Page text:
Jabin Botsford | The Washington Post | Getty Images
President Donald J. Trump debates with House Minority Leader Nancy Pelosi, D-Calif., and Senate Minority Leader Chuck Schumer, D-N.Y., as Vice President Mike Pence listens during a meeting in the Oval Office of White House on Tuesday, Dec. 11, 2018 in Washington, DC.
President Donald Trump retains strong support from fellow Republicans, but Americans overall express growing unease about his potential involvement in criminal wrongdoing, according to the latest NBC News/Wall Street Journal poll.
A robust 62 percent majority say Trump has not been honest about the investigation into Russian interference in the 2016 presidential campaign, up from 56 percent in August. A 46 percent plurality says guilty pleas by Trump associates suggest wrongdoing by the president as well, up from 40 percent in August and 36 percent a year ago. Half the public say the investigation by Special Counsel Robert Mueller has given them more doubts about Trump’s presidency.
The telephone survey of 900 adults was conducted Dec. 9-12, amid accelerating developments in investigations by Mueller and other federal prosecutors that have ensnared the president’s personal lawyer, campaign chairman and first national security advisor. It carries a margin for error of 3.27 percentage points.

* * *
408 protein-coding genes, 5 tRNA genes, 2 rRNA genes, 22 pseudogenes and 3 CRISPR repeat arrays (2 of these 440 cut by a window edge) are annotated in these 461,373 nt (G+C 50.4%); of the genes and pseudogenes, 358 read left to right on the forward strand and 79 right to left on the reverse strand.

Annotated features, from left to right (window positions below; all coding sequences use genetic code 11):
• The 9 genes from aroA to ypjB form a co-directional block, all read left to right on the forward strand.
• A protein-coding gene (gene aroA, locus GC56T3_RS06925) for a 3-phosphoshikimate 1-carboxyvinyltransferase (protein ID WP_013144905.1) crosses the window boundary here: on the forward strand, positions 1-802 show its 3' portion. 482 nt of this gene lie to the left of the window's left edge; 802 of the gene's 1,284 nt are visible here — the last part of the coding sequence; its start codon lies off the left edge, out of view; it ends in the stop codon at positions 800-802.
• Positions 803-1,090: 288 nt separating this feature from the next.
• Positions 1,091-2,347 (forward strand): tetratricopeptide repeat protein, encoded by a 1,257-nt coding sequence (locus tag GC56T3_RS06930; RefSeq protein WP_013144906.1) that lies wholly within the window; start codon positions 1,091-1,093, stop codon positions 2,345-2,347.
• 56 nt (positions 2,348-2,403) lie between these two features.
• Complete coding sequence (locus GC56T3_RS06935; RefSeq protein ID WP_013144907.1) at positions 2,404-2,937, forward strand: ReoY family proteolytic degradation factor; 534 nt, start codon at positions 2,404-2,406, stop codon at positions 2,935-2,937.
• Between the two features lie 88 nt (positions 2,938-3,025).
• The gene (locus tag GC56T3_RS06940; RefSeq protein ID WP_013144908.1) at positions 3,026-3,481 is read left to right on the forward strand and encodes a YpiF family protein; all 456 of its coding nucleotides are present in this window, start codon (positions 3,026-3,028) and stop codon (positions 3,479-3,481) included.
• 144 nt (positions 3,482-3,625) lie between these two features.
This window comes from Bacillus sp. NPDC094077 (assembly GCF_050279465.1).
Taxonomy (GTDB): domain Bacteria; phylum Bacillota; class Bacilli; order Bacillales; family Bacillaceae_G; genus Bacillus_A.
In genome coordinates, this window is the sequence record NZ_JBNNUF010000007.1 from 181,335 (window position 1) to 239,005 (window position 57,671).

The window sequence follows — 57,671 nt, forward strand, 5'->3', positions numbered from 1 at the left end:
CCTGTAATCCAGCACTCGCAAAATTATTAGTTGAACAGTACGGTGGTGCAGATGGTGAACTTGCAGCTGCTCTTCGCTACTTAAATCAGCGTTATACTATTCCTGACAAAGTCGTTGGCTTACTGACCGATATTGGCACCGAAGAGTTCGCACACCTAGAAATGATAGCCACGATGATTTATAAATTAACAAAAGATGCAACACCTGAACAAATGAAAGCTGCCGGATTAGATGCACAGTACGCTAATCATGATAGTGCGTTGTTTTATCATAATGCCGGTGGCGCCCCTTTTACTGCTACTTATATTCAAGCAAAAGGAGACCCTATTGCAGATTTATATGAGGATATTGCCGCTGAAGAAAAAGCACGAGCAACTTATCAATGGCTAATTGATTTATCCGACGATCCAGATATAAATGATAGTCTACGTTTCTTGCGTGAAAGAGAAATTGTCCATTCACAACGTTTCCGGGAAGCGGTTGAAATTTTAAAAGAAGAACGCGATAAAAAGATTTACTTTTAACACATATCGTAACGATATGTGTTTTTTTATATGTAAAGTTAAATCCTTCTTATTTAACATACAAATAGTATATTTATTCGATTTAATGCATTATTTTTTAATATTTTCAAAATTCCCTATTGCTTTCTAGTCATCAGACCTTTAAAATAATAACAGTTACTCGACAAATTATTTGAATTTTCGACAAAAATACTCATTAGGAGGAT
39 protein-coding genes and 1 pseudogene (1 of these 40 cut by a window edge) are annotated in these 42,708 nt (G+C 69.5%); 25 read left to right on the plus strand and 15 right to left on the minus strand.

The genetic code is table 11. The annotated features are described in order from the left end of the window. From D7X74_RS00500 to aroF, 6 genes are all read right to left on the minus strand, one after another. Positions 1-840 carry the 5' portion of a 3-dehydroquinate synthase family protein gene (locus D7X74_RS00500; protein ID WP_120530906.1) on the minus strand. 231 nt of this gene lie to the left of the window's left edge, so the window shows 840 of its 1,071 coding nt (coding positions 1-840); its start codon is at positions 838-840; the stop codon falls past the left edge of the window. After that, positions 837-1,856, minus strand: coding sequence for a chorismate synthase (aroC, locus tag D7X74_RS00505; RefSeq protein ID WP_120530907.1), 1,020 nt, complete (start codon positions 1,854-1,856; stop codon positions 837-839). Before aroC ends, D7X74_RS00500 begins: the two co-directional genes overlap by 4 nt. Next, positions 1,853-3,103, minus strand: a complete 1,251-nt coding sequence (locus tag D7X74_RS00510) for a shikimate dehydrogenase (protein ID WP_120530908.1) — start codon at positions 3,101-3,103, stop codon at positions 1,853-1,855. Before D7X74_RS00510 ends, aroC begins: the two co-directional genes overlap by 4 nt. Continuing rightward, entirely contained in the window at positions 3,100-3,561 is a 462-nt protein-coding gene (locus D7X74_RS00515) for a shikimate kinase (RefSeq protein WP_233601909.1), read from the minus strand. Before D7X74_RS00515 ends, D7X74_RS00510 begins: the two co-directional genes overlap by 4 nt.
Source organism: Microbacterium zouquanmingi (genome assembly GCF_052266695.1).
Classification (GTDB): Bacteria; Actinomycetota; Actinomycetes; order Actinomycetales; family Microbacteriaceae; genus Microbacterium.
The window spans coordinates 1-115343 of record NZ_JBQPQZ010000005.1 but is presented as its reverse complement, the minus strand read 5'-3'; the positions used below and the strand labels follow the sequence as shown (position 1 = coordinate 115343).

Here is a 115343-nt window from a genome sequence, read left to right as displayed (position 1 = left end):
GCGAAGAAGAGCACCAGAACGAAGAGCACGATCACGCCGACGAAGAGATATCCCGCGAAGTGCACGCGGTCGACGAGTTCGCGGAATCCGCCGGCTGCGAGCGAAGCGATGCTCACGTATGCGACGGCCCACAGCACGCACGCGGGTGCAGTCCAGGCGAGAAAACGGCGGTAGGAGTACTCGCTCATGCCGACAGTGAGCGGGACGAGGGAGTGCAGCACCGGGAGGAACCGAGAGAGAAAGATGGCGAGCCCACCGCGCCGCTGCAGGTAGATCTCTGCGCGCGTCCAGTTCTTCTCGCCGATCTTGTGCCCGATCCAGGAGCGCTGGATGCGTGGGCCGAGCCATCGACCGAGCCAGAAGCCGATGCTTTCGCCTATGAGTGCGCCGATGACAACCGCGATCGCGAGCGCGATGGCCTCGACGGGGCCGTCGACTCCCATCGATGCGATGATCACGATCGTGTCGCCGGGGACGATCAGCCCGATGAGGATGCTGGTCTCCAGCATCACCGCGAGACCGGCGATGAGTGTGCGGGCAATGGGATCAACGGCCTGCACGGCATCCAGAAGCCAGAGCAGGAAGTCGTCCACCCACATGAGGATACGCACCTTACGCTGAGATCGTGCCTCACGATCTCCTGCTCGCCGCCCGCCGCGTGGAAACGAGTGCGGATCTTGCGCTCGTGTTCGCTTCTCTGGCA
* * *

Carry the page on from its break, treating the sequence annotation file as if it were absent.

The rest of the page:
“The dam has not burst on Donald Trump,” says Peter Hart, the Democratic pollster who conducted the NBC/WSJ survey with Republican counterpart Bill McInturff. “But this survey underscores all the structural cracks in the dam.”
The survey comes one month after a mid-term Congressional election that empowered Democrats intent on scrutinizing the president’s conduct. It shows that Americans support that scrutiny, with 55 percent embracing the prospect of House investigations of the administration compared to 43 percent who don’t.
Moreover, the concerns the poll highlights about Trump’s integrity suggest that the kinds of policy adjustments his predecessors have made after mid-term defeats wouldn’t make much difference for him.
“This is not a vote of no confidence,” Hart said. “it’s worse – a vote of no trust.”
The survey points toward discontent with both political parties. Democrats remain barely above-water in public esteem, with 39 percent expressing favorable views and 37 percent unfavorable.
But Republicans are underwater, with 32 percent favorable and 42 percent unfavorable. A 48 percent plurality of Americans want Democrats to take the lead in setting policy for the country, compared to 21 percent who say Republicans and 19 percent President Trump.